Maria Montessori was an Italian physician, educator, and innovator, acclaimed for her educational method that builds on the way children naturally learn.
She opened the first Montessori school—the Casa dei Bambini, or Children’s House—in Rome on January 6, 1907. Subsequently, she traveled the world and wrote extensively about her approach to education, attracting many devotees. There are now more than 22,000 Montessori schools in at least 110 countries worldwide.
Maria Montessori supported the work of the League of Nations and its successor the United Nations as a forum where peace could be created. Maria Montessori formed the Social Party of the Child in Copenhagen, 1937 and worked tirelessly in support of the Rights of the Child in conjunction with UNESCO.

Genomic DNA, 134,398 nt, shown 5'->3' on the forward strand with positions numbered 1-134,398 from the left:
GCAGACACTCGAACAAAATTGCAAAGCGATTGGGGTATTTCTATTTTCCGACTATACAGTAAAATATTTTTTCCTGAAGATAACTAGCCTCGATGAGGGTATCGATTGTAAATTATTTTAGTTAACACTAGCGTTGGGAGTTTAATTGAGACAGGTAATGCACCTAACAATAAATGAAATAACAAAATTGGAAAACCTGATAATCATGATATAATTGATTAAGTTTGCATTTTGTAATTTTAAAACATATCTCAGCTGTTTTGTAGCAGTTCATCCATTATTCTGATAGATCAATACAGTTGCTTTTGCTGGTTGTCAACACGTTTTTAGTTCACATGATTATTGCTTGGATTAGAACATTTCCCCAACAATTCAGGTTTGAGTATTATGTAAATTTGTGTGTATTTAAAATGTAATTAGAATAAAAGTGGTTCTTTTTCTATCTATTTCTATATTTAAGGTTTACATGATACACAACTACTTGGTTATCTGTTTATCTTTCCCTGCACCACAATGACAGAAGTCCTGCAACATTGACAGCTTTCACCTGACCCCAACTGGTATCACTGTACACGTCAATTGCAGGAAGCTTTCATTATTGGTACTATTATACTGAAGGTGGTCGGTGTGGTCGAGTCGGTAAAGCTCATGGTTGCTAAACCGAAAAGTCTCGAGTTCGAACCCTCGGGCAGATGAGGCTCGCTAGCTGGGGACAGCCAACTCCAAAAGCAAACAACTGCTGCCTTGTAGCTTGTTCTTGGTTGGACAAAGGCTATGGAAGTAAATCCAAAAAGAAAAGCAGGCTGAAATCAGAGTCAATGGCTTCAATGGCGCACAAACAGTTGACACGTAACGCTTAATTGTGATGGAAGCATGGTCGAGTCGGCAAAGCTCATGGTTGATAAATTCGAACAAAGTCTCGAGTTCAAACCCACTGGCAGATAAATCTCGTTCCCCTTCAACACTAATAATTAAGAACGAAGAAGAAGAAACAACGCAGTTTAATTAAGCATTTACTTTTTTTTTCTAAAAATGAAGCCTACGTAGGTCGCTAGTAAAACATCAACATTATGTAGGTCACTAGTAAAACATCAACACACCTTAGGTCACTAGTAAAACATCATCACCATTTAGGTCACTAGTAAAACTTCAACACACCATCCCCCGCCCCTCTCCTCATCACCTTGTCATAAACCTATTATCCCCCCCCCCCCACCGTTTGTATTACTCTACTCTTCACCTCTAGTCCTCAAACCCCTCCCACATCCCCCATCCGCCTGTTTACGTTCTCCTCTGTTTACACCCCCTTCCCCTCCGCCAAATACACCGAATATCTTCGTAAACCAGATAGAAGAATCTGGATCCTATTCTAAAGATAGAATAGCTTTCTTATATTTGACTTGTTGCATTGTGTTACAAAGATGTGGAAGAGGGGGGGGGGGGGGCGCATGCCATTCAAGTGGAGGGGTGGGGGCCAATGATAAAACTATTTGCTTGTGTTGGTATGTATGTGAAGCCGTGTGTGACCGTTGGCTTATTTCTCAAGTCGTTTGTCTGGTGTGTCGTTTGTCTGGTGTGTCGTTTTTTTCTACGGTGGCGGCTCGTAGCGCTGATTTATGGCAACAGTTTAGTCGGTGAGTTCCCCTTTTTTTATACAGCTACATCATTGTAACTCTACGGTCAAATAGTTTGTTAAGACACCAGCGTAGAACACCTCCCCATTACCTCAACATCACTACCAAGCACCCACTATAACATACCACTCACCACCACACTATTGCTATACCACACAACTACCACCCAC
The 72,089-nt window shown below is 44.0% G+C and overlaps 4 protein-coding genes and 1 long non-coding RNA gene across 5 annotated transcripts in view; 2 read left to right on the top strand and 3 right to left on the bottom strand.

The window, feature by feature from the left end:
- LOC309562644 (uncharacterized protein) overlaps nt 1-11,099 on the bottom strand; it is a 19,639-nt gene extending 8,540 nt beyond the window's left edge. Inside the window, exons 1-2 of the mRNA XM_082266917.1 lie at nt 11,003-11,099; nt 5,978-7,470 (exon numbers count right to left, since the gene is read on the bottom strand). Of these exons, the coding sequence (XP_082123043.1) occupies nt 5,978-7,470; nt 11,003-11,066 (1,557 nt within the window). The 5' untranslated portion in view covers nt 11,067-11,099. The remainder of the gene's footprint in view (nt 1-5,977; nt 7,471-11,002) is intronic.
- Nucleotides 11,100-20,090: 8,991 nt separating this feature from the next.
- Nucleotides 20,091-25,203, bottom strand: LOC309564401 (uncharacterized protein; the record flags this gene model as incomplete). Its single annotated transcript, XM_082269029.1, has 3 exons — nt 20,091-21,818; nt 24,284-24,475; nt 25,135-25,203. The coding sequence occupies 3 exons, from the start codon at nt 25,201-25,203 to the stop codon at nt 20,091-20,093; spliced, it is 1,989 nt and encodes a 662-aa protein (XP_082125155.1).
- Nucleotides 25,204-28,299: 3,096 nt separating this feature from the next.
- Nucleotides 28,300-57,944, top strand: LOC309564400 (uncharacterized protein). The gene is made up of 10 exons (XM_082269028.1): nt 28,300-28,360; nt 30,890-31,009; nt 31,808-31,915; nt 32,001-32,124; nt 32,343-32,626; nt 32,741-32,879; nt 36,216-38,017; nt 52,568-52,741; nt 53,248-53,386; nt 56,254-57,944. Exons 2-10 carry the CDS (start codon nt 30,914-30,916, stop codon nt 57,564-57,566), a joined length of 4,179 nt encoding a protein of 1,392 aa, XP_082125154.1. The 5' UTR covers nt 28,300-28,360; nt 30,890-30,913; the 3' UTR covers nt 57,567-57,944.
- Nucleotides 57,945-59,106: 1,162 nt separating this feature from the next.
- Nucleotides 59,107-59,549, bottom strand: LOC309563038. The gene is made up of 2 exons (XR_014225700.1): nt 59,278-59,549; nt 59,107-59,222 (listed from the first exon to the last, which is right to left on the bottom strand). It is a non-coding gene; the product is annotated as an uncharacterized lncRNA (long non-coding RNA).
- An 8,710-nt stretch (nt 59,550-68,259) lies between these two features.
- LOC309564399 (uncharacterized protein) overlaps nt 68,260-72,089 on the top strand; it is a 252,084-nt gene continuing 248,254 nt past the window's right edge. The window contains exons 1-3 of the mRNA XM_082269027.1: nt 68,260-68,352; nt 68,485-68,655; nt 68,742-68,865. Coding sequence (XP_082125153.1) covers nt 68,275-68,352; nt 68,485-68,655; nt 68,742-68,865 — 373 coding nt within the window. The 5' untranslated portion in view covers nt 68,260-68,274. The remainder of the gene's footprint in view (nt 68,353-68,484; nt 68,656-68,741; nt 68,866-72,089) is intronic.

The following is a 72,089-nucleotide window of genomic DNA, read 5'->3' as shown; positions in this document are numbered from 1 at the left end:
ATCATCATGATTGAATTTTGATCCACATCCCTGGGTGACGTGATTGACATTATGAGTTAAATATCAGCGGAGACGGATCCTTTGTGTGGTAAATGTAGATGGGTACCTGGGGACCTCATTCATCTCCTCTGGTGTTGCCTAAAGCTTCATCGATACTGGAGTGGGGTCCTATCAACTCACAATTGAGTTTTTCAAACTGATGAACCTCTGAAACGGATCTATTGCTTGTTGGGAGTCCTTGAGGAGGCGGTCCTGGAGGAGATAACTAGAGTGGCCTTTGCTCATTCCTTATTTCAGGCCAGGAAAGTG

She saw the hope for peace in the education of children. That foundation is laid in Montessori schools, as children become independent, self-actualized and compassionate community members. They learn to collaborate as active agents of social evolution. The curriculum for peace education like all subjects is determined by the developmental characteristics of the child. Because the elementary student is in a sensitive period for reason, justice and morality, the Model UN Program forms a part of the Science of Peace that Maria Montessori believed was the real answer to war and conflict. Currently, more than 200,000 high school and university students participate annually in the Model United Nations Program.